The violent attack on French publication, Charlie Hebdo, and the cyber attack on Sony Pictures Entertainment, both in response to their production of satirical artistic works, rightly draws our attention to how robust our freedom of speech really is now.
Artists and their admirers alike all consider sacrosanct our freedom of expression. Regardless of whether we agree or disagree with the content.
While this belief is generally recognized worldwide, it is not always allowed or encouraged. Sometimes overtly, other times more subtly.
The United Nations’ 1948 Universal Declaration of Human Rights (UDHR) was the first global documentation of the basic rights to which all human beings are inherently entitled.
Article 19 of the UDHR states: “Everyone has the right to freedom of opinion and expression; this right includes freedom to hold opinions without interference, and impart information and ideas through any media regardless of frontiers”.
Each country then accompanies this global agreement with legislation, such as the United States’ First Amendment to the US Constitution, which ensures freedom of speech.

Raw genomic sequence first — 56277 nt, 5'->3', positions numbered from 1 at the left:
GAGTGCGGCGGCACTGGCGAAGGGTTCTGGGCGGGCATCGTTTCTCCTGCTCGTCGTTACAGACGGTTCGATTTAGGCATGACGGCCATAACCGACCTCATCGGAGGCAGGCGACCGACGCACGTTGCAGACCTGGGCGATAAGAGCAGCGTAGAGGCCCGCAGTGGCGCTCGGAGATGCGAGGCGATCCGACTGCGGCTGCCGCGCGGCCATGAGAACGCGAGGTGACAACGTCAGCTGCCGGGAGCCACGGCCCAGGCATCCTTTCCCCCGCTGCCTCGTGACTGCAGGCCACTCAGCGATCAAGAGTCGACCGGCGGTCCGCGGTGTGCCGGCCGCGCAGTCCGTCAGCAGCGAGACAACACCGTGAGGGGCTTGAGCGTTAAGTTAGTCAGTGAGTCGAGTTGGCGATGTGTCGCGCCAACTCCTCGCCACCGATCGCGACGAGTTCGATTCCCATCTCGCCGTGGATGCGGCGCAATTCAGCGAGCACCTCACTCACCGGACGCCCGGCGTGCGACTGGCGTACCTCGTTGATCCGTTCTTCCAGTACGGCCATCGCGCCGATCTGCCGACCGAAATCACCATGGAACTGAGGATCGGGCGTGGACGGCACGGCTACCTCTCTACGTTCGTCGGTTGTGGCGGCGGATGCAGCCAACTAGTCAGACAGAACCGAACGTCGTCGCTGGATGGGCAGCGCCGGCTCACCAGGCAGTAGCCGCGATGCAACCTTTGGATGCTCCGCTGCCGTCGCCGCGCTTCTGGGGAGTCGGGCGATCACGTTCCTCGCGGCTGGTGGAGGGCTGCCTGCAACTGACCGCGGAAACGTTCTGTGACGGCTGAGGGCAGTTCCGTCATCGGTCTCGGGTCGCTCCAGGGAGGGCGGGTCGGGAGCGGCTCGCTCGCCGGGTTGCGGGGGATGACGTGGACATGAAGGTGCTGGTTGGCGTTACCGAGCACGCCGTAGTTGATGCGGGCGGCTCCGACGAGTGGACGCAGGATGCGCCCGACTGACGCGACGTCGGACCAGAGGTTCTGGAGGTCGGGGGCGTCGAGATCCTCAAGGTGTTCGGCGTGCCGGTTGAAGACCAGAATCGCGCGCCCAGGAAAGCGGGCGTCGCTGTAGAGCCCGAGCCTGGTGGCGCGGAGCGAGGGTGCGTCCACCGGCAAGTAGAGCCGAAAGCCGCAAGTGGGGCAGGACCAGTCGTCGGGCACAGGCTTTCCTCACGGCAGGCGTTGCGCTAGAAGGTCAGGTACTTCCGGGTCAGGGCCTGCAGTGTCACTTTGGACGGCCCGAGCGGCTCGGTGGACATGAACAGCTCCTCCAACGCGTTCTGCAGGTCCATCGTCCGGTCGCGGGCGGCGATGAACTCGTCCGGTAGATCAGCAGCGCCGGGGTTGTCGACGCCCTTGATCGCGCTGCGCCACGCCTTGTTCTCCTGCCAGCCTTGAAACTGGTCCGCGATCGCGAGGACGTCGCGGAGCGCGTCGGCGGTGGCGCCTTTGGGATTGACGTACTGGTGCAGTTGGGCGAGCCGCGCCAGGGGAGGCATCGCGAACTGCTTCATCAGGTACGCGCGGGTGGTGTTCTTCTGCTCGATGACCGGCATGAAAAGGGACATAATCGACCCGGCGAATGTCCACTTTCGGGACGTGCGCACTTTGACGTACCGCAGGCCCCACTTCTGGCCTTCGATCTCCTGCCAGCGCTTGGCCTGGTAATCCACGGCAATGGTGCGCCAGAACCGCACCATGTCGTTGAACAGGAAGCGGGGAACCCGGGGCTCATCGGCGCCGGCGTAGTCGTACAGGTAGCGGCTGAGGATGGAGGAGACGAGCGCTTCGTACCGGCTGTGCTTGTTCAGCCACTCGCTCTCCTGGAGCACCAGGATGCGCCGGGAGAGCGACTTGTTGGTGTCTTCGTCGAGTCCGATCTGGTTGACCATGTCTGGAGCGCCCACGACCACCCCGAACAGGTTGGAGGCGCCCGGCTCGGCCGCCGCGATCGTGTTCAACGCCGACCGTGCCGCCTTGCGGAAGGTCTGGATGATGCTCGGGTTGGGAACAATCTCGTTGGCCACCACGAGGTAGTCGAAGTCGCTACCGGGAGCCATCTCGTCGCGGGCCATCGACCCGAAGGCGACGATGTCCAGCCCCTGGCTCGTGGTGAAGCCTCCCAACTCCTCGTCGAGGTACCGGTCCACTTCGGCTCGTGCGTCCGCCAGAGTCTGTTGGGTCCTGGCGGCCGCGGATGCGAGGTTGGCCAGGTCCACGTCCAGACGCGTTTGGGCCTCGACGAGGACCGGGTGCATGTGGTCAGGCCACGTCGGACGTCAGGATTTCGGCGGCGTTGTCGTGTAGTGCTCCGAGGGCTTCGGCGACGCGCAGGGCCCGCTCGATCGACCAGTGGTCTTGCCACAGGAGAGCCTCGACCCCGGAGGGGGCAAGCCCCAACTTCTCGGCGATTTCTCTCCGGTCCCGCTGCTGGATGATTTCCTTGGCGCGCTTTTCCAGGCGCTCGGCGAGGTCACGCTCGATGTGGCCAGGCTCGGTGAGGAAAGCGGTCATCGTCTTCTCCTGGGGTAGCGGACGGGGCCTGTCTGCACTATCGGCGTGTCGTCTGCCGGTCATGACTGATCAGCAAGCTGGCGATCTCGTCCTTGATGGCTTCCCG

While the Charlie Hebdo and Sony Pictures Entertainment incidents were truly life and death situations (or at least the threat of it), even self-censorship due to fear of government surveillance seems to be on the rise.
A new report from the PEN American Center indicates that self-censorship is now nearly as high among writers living in democracies as those living in semi-democratic or even authoritarian countries.
The PEN report, based on a survey of 772 writers from 50 countries around the world, further suggests that mass surveillance by Western governments, including the US and UK, has damaged their reputation as champions of freedom of expression around the world.
Clearly, most of us most of the time are not confronted with life or death decisions of whether or not to share our work. We usually only need consider the reaction of our friends, family, colleagues, clients and perhaps the public when we express ourselves about important matters.
But as these incidents and reports suggest, we may be becoming less well informed about what is really happening and what we feel that we can say about it publicly.
I wonder how many of us have ever been publicly criticized or even attacked for their work, and have subsequently self-censored.
Or, more subtly, seen it happen to a colleague and then chosen self-censorship to avoid any perceived trouble for oneself.
Either would be a reasonable reaction, to be sure. At the best of times I find it takes courage to share artwork that I have created. Surely I’d think twice about expressing myself under adverse circumstances.
As of yet my artistic concerns have simply been about how to fulfill my clients’ needs. I should hope that I’d be as courageous about sharing publicly any artwork that I thought would not be as universally well received as that which I’ve thus far created.
I’d love to hear your thoughts and personal experiences on this topic. Feel free to express them as a blog comment or on social media!